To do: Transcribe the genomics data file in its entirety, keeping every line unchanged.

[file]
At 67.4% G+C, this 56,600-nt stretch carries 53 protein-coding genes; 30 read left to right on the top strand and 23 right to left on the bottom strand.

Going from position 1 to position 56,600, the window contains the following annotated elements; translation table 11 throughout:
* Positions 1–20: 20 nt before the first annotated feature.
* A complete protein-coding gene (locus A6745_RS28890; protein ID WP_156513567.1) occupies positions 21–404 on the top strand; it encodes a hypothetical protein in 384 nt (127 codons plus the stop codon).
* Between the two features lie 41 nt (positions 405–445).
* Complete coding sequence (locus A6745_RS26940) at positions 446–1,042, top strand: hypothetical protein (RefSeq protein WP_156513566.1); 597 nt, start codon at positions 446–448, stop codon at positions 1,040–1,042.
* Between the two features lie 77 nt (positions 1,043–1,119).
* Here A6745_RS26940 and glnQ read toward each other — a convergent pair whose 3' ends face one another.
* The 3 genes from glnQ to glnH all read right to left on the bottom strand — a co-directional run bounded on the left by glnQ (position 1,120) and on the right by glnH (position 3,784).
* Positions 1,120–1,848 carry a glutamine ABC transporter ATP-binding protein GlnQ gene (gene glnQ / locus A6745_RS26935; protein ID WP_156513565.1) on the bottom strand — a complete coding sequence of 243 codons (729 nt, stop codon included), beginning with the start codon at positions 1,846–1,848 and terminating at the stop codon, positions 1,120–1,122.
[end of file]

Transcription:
At 67.4% G+C, this 56,600-nt stretch carries 53 protein-coding genes; 30 read left to right on the top strand and 23 right to left on the bottom strand.

Going from position 1 to position 56,600, the window contains the following annotated elements; translation table 11 throughout:
* Positions 1–20: 20 nt before the first annotated feature.
* A complete protein-coding gene (locus A6745_RS28890; protein ID WP_156513567.1) occupies positions 21–404 on the top strand; it encodes a hypothetical protein in 384 nt (127 codons plus the stop codon).
* Between the two features lie 41 nt (positions 405–445).
* Complete coding sequence (locus A6745_RS26940) at positions 446–1,042, top strand: hypothetical protein (RefSeq protein WP_156513566.1); 597 nt, start codon at positions 446–448, stop codon at positions 1,040–1,042.
* Between the two features lie 77 nt (positions 1,043–1,119).
* Here A6745_RS26940 and glnQ read toward each other — a convergent pair whose 3' ends face one another.
* The 3 genes from glnQ to glnH all read right to left on the bottom strand — a co-directional run bounded on the left by glnQ (position 1,120) and on the right by glnH (position 3,784).
* Positions 1,120–1,848 carry a glutamine ABC transporter ATP-binding protein GlnQ gene (gene glnQ / locus A6745_RS26935; protein ID WP_156513565.1) on the bottom strand — a complete coding sequence of 243 codons (729 nt, stop codon included), beginning with the start codon at positions 1,846–1,848 and terminating at the stop codon, positions 1,120–1,122.